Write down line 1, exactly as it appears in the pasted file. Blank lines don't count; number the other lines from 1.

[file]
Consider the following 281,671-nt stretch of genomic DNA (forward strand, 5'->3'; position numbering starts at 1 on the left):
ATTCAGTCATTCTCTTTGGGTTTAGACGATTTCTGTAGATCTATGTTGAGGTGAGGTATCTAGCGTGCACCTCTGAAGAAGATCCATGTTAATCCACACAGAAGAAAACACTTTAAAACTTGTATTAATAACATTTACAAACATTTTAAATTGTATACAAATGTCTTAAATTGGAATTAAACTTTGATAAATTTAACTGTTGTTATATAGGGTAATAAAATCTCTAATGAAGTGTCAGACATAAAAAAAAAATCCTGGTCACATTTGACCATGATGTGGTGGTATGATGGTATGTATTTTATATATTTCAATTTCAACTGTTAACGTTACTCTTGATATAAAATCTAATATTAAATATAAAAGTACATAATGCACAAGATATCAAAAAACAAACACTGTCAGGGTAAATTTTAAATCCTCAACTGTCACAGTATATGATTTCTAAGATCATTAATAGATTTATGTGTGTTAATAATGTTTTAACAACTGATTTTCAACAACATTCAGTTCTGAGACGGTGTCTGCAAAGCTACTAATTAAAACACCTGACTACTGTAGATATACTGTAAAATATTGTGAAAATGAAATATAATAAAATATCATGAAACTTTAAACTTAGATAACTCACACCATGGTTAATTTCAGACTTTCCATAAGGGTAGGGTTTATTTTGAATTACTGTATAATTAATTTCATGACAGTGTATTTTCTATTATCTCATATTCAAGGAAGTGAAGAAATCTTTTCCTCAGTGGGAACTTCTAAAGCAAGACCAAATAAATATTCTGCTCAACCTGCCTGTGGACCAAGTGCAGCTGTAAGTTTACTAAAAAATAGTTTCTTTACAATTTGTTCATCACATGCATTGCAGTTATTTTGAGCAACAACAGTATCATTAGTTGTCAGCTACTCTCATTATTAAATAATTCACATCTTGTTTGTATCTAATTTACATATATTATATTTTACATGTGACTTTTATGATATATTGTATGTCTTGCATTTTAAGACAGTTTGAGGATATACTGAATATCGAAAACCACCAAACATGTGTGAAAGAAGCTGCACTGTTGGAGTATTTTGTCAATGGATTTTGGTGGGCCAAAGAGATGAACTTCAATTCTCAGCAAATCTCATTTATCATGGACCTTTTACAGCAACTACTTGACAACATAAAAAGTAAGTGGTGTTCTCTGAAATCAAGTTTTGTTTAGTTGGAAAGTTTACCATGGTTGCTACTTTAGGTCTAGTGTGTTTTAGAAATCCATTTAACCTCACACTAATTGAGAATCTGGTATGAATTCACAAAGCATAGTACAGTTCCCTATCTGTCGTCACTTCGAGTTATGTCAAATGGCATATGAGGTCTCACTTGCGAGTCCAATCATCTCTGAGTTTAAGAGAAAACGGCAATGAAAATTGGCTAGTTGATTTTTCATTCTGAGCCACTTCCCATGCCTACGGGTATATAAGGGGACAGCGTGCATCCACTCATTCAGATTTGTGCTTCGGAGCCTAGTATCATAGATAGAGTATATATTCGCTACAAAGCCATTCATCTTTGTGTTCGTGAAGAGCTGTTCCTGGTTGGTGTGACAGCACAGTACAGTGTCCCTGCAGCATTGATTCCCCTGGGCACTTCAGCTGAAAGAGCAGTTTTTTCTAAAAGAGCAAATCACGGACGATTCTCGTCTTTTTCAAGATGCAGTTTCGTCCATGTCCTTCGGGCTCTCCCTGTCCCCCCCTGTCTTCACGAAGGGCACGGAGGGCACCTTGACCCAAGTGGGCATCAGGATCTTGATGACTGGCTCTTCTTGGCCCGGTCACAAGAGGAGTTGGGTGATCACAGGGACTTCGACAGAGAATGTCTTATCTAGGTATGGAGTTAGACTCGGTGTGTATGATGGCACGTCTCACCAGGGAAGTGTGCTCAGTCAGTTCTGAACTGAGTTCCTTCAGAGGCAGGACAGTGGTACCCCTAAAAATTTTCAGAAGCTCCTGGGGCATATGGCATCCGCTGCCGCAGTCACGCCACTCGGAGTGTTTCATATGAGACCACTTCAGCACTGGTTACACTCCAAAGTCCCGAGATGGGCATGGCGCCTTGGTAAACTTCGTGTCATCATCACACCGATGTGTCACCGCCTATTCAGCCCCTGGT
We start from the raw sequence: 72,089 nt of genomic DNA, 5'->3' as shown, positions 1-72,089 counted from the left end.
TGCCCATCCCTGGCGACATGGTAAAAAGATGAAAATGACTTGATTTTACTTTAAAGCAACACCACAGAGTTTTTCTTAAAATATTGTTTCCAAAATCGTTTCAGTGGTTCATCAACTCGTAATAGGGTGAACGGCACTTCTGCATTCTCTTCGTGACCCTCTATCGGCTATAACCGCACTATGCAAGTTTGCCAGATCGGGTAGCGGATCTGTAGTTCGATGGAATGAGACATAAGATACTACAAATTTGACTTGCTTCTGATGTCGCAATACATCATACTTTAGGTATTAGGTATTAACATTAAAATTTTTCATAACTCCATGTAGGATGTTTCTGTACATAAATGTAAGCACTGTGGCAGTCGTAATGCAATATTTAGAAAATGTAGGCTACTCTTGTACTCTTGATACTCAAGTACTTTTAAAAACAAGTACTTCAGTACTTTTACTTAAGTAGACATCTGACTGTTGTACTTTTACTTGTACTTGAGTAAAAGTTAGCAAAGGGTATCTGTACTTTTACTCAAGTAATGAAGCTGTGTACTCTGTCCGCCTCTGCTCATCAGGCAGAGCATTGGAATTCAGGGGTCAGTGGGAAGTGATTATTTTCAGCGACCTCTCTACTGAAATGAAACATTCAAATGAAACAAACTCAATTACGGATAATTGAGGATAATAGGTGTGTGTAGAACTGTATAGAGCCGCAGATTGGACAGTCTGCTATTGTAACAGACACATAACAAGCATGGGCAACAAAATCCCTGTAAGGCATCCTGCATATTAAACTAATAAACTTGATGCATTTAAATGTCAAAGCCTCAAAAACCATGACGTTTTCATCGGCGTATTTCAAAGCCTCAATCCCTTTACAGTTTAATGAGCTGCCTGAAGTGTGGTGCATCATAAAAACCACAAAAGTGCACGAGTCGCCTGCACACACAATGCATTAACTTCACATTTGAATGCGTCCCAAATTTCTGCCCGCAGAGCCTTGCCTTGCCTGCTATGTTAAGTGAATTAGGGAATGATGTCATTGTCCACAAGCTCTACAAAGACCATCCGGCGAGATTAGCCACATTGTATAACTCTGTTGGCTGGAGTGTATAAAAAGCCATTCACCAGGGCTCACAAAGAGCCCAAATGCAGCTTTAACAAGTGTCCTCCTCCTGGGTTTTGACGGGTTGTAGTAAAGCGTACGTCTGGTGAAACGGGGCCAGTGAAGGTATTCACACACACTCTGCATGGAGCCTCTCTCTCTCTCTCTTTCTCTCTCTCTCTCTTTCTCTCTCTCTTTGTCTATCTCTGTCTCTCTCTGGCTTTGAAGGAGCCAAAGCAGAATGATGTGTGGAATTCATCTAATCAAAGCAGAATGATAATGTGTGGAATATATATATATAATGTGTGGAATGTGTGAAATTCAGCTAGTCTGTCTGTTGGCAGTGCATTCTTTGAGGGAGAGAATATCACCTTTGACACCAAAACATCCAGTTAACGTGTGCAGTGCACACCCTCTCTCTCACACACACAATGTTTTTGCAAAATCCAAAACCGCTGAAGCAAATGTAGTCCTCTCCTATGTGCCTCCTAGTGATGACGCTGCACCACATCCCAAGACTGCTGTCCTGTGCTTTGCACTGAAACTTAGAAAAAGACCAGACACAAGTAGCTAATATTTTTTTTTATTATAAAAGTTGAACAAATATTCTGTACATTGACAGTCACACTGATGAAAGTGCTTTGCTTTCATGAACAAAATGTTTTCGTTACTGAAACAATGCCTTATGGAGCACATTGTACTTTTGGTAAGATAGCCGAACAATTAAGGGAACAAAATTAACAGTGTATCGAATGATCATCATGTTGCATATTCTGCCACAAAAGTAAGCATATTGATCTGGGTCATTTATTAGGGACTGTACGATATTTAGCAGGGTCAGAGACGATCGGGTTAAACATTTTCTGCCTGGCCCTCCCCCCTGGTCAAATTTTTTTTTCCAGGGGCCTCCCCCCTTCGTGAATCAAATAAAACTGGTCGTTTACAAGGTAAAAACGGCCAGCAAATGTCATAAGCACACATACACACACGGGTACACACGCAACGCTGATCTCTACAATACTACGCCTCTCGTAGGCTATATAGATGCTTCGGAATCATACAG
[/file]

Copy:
Consider the following 281,671-nt stretch of genomic DNA (forward strand, 5'->3'; position numbering starts at 1 on the left):